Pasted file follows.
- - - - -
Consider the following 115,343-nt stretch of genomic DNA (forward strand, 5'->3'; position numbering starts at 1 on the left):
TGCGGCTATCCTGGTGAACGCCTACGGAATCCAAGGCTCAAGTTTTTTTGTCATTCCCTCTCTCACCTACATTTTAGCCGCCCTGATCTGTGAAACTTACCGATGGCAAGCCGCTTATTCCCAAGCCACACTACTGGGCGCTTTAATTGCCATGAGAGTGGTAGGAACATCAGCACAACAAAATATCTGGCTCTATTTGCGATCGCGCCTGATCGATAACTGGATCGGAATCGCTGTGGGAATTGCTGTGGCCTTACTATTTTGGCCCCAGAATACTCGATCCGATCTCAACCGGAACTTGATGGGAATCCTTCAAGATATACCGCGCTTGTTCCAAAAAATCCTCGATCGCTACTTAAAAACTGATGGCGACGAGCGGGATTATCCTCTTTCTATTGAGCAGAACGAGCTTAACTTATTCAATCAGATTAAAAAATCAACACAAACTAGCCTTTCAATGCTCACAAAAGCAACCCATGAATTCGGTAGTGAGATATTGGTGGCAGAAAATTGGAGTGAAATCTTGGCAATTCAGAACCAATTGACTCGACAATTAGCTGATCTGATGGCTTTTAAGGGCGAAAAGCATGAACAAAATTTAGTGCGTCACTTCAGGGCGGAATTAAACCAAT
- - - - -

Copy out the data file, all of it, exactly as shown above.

Consider the following 115,343-nt stretch of genomic DNA (forward strand, 5'->3'; position numbering starts at 1 on the left):
TGCGGCTATCCTGGTGAACGCCTACGGAATCCAAGGCTCAAGTTTTTTTGTCATTCCCTCTCTCACCTACATTTTAGCCGCCCTGATCTGTGAAACTTACCGATGGCAAGCCGCTTATTCCCAAGCCACACTACTGGGCGCTTTAATTGCCATGAGAGTGGTAGGAACATCAGCACAACAAAATATCTGGCTCTATTTGCGATCGCGCCTGATCGATAACTGGATCGGAATCGCTGTGGGAATTGCTGTGGCCTTACTATTTTGGCCCCAGAATACTCGATCCGATCTCAACCGGAACTTGATGGGAATCCTTCAAGATATACCGCGCTTGTTCCAAAAAATCCTCGATCGCTACTTAAAAACTGATGGCGACGAGCGGGATTATCCTCTTTCTATTGAGCAGAACGAGCTTAACTTATTCAATCAGATTAAAAAATCAACACAAACTAGCCTTTCAATGCTCACAAAAGCAACCCATGAATTCGGTAGTGAGATATTGGTGGCAGAAAATTGGAGTGAAATCTTGGCAATTCAGAACCAATTGACTCGACAATTAGCTGATCTGATGGCTTTTAAGGGCGAAAAGCATGAACAAAATTTAGTGCGTCACTTCAGGGCGGAATTAAACCAAT